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Kingdom Come: Rendered Waters
Kingdom Come Rendered Waters album new music review

Kingdom Come: Rendered Waters

Melodic Hard Rock
3.5/5.0

Invoking the name Kingdom Come among a group of diehard hard rock fans might stir up some trouble. Most remember the debacle surrounding their self-titled debut album in 1998, subsequent comparisons to Led Zeppelin, and thereafter often being referred to as Kingdom Clone. Even Jimmy Page weighed in on Kingdom Come's (allegedly) ripping off Zep riffs. It is supposed by some that the weight of this criticism and the lackluster success of their second album was the cause of the band's implosion in 1989; only vocalist Lenny Wolf remained.

Honestly, I don't remember much of Kingdom Come after 1989. But Lenny Wolf has kept the band alive and recording albums, every two to three years, to this day. Kingdom Come's current recognition seems to be in Wolf's native Germany and surrounding European continent. However, with this year's Rendered Waters, Lenny Wolf does not want to dwell upon the past. He's wants you to hear what Kingdom Come is all about in the current day.

Therefore, Rendered Waters offers re-recordings of eight classic Kingdom Come songs as they are played today. Those songs are Can't Deny, The Wind, Should I, I've Been Trying, Break Down the Wall and the more famous Pushing Hard, Seventeen, and Living Out of Touch. There's a decidedly new clarity to each song, but mostly they're the tunes you recognize. Yet, Living Out of Touch and Breakdown the Wall stand out all the more.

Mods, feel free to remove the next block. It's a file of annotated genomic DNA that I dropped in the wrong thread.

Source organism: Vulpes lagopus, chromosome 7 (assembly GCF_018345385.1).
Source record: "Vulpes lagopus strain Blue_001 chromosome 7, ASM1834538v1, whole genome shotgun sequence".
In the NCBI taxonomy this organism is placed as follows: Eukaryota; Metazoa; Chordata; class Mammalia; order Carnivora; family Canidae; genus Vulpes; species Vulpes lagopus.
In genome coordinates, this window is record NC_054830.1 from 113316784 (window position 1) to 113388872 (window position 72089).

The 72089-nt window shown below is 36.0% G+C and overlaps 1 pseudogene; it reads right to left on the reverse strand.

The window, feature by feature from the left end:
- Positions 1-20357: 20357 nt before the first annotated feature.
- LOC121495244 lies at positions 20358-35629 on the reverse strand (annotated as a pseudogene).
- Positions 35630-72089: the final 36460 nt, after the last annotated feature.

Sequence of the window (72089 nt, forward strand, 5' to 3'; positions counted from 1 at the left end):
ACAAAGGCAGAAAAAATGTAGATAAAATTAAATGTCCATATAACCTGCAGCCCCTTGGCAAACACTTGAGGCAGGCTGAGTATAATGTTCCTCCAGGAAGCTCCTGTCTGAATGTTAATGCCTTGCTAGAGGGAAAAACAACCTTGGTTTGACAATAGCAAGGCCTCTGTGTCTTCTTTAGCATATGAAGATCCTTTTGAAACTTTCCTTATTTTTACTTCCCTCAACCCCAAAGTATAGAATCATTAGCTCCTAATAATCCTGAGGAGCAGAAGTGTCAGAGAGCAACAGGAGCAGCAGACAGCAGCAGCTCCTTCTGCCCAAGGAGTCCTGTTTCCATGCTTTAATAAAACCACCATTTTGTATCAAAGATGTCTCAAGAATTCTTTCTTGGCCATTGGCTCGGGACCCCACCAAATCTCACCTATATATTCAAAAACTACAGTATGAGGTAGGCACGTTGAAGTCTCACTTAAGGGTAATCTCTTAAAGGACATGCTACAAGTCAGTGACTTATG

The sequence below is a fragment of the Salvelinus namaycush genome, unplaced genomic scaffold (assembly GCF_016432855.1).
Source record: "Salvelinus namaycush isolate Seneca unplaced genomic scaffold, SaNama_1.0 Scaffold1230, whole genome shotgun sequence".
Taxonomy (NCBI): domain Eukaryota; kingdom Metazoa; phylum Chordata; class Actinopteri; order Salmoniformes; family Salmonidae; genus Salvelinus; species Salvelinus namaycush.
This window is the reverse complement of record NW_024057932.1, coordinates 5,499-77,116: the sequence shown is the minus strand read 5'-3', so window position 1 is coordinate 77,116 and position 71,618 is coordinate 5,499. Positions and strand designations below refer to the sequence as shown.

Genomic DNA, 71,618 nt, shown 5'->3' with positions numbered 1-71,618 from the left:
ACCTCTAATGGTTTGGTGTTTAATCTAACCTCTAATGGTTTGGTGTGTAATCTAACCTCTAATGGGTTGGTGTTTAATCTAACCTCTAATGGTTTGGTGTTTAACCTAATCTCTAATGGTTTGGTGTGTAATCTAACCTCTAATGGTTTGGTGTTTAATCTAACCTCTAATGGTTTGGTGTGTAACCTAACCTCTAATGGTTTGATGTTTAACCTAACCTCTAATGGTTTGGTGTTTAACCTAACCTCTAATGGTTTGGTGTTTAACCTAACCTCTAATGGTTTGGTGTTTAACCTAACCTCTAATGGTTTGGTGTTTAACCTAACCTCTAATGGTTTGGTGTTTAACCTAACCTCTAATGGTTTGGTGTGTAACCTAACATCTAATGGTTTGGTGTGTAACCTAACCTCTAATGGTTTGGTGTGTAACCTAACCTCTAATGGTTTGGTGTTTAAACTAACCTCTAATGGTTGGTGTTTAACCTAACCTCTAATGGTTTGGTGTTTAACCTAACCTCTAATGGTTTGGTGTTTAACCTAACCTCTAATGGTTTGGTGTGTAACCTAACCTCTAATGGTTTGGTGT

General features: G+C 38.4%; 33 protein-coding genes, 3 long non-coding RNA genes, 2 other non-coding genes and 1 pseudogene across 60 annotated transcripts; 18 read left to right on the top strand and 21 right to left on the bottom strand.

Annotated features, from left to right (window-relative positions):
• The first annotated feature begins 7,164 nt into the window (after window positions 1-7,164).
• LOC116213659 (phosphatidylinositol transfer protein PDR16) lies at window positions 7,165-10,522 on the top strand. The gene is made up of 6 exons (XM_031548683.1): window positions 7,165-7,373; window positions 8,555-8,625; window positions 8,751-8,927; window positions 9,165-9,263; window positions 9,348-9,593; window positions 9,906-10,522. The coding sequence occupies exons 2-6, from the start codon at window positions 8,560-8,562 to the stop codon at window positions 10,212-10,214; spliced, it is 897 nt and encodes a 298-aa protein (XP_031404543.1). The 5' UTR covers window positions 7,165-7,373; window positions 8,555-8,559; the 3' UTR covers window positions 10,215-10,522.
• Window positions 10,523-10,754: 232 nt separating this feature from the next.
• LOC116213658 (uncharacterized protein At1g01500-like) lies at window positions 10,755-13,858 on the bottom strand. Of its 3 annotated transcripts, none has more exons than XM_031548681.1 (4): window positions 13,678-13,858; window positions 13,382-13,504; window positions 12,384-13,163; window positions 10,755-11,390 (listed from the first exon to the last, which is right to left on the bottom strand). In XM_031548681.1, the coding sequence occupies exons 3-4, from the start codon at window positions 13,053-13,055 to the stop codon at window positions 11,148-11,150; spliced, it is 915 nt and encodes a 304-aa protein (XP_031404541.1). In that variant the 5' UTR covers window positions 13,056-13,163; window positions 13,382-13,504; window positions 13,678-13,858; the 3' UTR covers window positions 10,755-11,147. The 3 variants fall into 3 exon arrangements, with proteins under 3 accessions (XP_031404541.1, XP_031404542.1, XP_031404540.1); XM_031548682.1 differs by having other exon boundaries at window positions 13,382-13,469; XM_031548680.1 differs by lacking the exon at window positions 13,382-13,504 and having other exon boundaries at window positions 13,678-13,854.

The three new songs are Blue Trees, Is It Fair Enough, and Don't Remember. All are washed in the earthy and blues hard rock feel that show Kingdom Come at their best and most original. Nevertheless, I'm sure some will say they haven't escaped the motif of that famous 'other' band.

Ultimately, Kingdom Come's Rendered Waters and their hard rock legacy will continue to be debated ad infinitum. Fans will love this work I'm sure. To the remaining critical and reluctant few, here's some simple advice: give Kingdom Come 2011 a listen.





In Short

Ultimately, Kingdom Come's Rendered Waters and their hard rock legacy will continue to be debated ad infinitum. Fans will love this work I'm sure. To the remaining critical and reluctant few, here's some simple advice: give Kingdom Come 2011 a listen.

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